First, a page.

The basic philosophy of Java is that “badly formed code will not be run.”
The ideal time to catch an error is at compile time, before you even try to run the program. However, not all errors can be detected at compile time. The rest of the problems must be handled at run time through some formality that allows the originator of the error to pass appropriate information to a recipient who will know how to handle the difficulty properly.
C and other earlier languages often had multiple error-handling schemes, and these were generally established by convention and not as part of the programming language. Typically, you returned a special value or set a flag, and the recipient was supposed to look at the value or the flag and determine that something was amiss. However, as the years passed, it was discovered that programmers who use a library tend to think of themselves as invincible—as in, “Yes, errors might happen to others, but not in my code.” So, not too surprisingly, they wouldn’t check for the error conditions (and sometimes the error conditions were too silly to check for). If you were thorough enough to check for an error every time you called a method, your code could turn into an unreadable nightmare. Because programmers could still coax systems out of these languages, they were resistant to admitting the truth: that this approach to handling errors was a major limitation to creating large, robust, maintainable programs.
The solution is to take the casual nature out of error handling and to enforce formality. This actually has a long history, because implementations of exception handling go back to operating systems in the 1960s, and even to BASIC’s “on error goto.” But C++ exception handling was based on Ada, and Java’s is based primarily on C++ (although it looks more like that in Object Pascal).
The word “exception” is meant in the sense of “I take exception to that.” At the point where the problem occurs, you might not know what to do with it, but you do know that you can’t just continue on merrily; you must stop, and somebody, somewhere, must figure out what to do. But you don’t have enough information in the current context to fix the problem. So you hand the problem out to a higher context where someone is qualified to make the proper decision (much like a chain of command).
The other rather significant benefit of exceptions is that they clean up error handling code. Instead of checking for a particular error and dealing with it at multiple places in your program, you no longer need to check at the point of the method call (since the exception will guarantee that someone catches it). And, you need to handle the problem in only one place, the so-called exception handler. This saves you code, and it separates the code that describes what you want to do from the code that is executed when things go awry. In general, reading, writing, and debugging code becomes much clearer with exceptions than when using the old way of error handling.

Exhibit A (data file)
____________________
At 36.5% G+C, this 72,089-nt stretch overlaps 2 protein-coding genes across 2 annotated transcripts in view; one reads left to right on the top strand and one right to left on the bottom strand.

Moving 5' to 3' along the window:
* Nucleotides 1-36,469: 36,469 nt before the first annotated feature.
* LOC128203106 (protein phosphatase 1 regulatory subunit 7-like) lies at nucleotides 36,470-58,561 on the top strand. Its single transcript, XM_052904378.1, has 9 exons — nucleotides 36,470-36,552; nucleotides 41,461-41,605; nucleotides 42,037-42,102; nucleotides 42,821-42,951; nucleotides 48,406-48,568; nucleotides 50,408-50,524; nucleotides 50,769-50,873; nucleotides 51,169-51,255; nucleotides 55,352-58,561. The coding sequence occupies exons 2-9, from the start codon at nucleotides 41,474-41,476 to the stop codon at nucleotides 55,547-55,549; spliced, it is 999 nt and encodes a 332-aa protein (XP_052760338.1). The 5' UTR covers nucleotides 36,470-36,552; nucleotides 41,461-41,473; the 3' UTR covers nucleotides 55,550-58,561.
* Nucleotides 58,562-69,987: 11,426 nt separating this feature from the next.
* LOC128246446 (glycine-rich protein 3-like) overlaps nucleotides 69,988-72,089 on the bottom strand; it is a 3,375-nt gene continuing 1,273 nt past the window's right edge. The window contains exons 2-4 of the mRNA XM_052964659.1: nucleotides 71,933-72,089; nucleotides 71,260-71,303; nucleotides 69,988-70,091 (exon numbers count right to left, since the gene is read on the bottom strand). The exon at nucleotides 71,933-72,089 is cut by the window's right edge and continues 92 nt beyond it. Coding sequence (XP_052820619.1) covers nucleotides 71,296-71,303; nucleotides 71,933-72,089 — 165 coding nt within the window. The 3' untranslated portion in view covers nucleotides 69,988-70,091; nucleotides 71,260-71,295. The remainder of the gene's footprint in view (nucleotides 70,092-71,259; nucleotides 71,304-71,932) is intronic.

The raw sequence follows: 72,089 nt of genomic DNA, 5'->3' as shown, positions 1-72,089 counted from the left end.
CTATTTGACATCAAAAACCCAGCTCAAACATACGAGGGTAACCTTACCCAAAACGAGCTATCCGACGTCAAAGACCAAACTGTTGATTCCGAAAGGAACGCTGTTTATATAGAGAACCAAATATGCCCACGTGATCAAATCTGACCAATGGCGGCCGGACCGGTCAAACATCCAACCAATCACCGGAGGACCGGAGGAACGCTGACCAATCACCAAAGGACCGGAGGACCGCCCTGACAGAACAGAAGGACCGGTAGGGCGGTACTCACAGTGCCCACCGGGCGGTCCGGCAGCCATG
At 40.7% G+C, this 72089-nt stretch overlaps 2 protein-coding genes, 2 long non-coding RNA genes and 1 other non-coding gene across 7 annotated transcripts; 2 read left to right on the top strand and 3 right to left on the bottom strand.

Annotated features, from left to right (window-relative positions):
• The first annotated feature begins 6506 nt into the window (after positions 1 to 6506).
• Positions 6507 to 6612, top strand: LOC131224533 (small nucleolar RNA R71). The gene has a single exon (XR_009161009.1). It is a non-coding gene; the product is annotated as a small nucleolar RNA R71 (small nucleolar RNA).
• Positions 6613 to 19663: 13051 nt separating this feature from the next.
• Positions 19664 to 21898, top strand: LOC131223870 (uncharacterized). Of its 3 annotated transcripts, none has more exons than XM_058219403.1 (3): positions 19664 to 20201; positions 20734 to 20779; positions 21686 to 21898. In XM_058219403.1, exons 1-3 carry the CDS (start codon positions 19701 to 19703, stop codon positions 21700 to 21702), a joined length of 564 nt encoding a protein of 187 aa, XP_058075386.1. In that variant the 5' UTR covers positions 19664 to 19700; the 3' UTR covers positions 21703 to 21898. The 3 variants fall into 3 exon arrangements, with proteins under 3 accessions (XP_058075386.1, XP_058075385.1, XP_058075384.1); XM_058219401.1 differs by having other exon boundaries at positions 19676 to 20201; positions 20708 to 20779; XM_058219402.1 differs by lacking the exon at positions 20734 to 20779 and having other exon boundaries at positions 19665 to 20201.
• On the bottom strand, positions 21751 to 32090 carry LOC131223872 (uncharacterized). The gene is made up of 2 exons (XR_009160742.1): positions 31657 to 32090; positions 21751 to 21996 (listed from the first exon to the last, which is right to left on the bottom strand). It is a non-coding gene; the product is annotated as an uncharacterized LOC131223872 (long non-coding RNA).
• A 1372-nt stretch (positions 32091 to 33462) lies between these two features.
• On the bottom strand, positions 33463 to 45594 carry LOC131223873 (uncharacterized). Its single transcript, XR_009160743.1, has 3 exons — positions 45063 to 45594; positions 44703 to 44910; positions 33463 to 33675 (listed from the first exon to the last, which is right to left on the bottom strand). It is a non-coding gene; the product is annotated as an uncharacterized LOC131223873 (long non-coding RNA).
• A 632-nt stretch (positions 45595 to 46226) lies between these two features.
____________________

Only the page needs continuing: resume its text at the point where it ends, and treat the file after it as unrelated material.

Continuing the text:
Because exception handling is the only official way that Java reports errors, and it is enforced by the Java compiler, there are only so many examples that can be written in this book without learning about exception handling. This chapter introduces you to the code you need to write to properly handle exceptions, and the way you can generate your own exceptions if one of your methods gets into trouble.
An exceptional condition is a problem that prevents the continuation of the method or scope that you’re in. It’s important to distinguish an exceptional condition from a normal problem, in which you have enough information in the current context to somehow cope with the difficulty. With an exceptional condition, you cannot continue processing because you don’t have the information necessary to deal with the problem in the current context. All you can do is jump out of the current context and relegate that problem to a higher context. This is what happens when you throw an exception.
Division is a simple example. If you’re about to divide by zero, it’s worth checking for that condition. But what does it mean that the denominator is zero? Maybe you know, in the context of the problem you’re trying to solve in that particular method, how to deal with a zero denominator. But if it’s an unexpected value, you can’t deal with it and so must throw an exception rather than continuing along that execution path.
When you throw an exception, several things happen. First, the exception object is created in the same way that any Java object is created: on the heap, with new. Then the current path of execution (the one you couldn’t continue) is stopped and the reference for the exception object is ejected from the current context. At this point the exception handling mechanism takes over and begins to look for an appropriate place to continue executing the program. This appropriate place is the exception handler, whose job is to recover from the problem so the program can either try another tack or just continue.
As a simple example of throwing an exception, consider an object reference called t. It’s possible that you might be passed a reference that hasn’t been initialized, so you might want to check before trying to call a method using that object reference. You can send information about the error into a larger context by creating an object representing your information and “throwing” it out of your current context. This is called throwing an exception. Here’s what it looks like:
if(t == null)
throw new NullPointerException();
This throws the exception, which allows you—in the current context—to abdicate responsibility for thinking about the issue further. It’s just magically handled somewhere else. Precisely where will be shown shortly.